April 5, 2002
DOT Inspections Find 15 Newsstands Impede Pedestrian Traffic on Dangerously Overcrowded Streets; 13 New Locations Receive DOT Approval. Commissioner Dykstra Announces 60-day Citywide Review of All Newsstand Licenses
New York City Consumer Affairs Commissioner (DCA) Gretchen Dykstra and Transportation Commissioner (DOT) Iris Weinshall today announced that 15 newsstands in Manhattan have been notified that they no longer comply with safety regulations and their licenses will not be renewed. However, these newsstands will be allowed to continue operating pending a comprehensive 60-day review of newsstand licensing by City Hall, DCA and DOT to ensure that the City's policies are fair to all newsstand operators and the City. In addition, DOT found that 13 new locations meet the Administrative Code's placement guidelines and will proceed to the Art Commission for approval, after which DCA will grant their licenses.
"The Department of Transportation performs surveys as required by guidelines for new newsstands as well as those up for renewal," said Commissioner Weinshall. "Sometimes, locations that were once within the safety standards laid out in the statute have now become a dangerous obstacle to pedestrian traffic. At some intersections pedestrians are forced to step into the street to avoid the gridlock caused by too many people crammed into too tight a space. This is an accident waiting to happen."
"Newsstands are a wonderful part of our City, but public safety must come first," said Commissioner Dykstra. "DCA has notified these newsstands that their licenses will not be renewed, but they have been given a 60-day grace period to prepare for the closing of their locations. Additionally, DCA and DOT have assured these operators that should they choose to file an application for a new location, we shall expedite the review of their applications," said Commissioner Dykstra. "New locations are always possible."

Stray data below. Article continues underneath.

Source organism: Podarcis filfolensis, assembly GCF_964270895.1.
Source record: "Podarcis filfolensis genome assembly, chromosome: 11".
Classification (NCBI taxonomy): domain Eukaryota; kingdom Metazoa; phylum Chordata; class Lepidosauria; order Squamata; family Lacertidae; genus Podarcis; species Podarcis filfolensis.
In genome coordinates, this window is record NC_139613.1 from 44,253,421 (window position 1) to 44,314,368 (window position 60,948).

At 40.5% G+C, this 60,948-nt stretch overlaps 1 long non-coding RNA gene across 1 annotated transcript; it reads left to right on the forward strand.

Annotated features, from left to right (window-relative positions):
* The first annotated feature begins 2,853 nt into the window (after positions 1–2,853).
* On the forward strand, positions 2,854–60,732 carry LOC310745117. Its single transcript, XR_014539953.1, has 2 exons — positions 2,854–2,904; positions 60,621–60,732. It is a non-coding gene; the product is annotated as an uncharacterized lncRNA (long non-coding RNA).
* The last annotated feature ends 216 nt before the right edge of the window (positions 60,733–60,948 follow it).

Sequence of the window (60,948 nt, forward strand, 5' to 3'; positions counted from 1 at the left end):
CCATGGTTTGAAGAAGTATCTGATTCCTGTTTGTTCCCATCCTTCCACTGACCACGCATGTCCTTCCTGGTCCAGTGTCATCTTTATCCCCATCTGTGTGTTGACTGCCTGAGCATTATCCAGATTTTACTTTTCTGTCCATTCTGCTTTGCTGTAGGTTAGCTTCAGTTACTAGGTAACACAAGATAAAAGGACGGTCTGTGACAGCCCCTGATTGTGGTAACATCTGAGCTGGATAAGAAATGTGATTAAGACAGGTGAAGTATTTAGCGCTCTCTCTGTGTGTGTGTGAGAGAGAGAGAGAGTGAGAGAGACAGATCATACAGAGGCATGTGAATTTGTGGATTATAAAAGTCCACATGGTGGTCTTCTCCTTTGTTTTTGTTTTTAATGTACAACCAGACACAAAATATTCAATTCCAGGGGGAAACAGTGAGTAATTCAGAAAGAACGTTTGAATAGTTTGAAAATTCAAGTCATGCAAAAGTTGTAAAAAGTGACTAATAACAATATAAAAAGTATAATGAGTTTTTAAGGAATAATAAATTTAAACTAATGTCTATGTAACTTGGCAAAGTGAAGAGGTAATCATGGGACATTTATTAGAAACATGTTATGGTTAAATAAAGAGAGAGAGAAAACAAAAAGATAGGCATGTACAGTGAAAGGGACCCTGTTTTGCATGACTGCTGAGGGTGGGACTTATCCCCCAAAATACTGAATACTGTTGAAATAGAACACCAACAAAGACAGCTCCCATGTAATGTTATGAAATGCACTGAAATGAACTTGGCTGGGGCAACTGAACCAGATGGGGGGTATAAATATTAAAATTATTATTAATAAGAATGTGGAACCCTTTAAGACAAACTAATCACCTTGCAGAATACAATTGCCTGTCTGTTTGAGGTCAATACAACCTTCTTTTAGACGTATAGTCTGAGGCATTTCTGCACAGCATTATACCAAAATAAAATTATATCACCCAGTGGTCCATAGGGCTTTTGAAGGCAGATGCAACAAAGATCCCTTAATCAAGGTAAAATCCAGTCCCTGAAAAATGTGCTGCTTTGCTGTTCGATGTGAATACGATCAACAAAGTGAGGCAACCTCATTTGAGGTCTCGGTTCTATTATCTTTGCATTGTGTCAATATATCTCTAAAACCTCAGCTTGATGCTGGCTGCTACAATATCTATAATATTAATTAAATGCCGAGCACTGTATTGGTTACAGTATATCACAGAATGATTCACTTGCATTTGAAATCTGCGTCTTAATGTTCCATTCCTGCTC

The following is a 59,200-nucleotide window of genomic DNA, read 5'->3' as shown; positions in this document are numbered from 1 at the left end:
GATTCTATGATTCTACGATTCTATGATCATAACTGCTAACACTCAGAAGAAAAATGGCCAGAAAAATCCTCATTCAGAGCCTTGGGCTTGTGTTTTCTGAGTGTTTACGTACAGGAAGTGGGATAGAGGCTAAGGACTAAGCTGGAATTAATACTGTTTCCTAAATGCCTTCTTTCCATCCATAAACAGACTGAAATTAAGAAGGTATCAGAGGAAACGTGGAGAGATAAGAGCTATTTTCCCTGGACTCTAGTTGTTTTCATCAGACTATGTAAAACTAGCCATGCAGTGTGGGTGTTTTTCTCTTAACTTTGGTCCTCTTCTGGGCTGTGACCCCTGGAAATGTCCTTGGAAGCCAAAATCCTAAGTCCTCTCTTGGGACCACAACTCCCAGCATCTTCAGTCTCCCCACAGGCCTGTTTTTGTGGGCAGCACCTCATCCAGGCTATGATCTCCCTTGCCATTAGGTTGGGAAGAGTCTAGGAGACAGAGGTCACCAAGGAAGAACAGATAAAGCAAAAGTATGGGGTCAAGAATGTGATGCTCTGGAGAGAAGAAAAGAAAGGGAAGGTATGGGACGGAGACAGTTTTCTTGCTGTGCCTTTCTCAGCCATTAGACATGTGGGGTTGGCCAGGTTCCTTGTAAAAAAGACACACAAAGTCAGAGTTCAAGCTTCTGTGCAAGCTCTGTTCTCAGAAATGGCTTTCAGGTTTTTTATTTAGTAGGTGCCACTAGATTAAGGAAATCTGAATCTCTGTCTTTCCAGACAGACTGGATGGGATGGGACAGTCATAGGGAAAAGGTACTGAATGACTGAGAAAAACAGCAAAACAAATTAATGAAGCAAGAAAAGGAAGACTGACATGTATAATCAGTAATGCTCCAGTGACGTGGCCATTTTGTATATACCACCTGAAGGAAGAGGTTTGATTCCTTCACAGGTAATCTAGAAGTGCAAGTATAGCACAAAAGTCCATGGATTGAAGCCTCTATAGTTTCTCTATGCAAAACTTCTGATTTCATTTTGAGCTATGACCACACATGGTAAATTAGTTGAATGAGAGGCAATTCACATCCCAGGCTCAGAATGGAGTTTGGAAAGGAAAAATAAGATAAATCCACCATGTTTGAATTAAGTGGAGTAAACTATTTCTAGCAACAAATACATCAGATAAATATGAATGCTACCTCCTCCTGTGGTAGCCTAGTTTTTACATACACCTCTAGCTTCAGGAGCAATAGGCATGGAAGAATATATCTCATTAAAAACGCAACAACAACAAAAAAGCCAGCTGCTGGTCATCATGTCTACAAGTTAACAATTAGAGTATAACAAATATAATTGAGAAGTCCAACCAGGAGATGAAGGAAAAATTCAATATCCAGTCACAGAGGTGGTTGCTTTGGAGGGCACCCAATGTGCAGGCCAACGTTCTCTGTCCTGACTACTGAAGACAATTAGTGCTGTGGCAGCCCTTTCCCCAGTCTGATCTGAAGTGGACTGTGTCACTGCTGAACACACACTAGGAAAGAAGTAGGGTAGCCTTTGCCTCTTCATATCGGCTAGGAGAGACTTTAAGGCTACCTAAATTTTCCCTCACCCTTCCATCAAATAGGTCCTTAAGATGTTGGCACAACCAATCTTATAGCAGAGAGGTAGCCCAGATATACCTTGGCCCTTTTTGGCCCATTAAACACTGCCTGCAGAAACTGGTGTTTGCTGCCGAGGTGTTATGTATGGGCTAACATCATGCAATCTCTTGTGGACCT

By law, DOT must inspect each newsstand in the City every two years before DCA can renew the license. There are currently more than 300 newsstands. Should a location fail to meet the requirements as mandated by the New York City code, DOT is required to notify DCA, which denies the license renewal.
In order for a newsstand to obtain a license, the applicant must first file an application with DCA. The DOT inspection includes measurements to ensure that the stand is no bigger than the 72 square feet allowed by law and that it is the proper distance from corners, building entrances and fire hydrants. DOT also measures the flow of pedestrian traffic during peak hours to ensure that there is no dangerous congestion or overcrowding. Once all the necessary approvals are granted, DCA issues the license. The DCA license may be renewed every two years provided the stand location still passes the requisite DOT inspection. Newsstand operators licensed by DCA pay a biennial fee of $1,076.00
For information regarding this, or any other matter regarding Consumer Affairs, please write to:
Department of Consumer Affairs
42 Broadway, 8th Floor
New York, New York 10004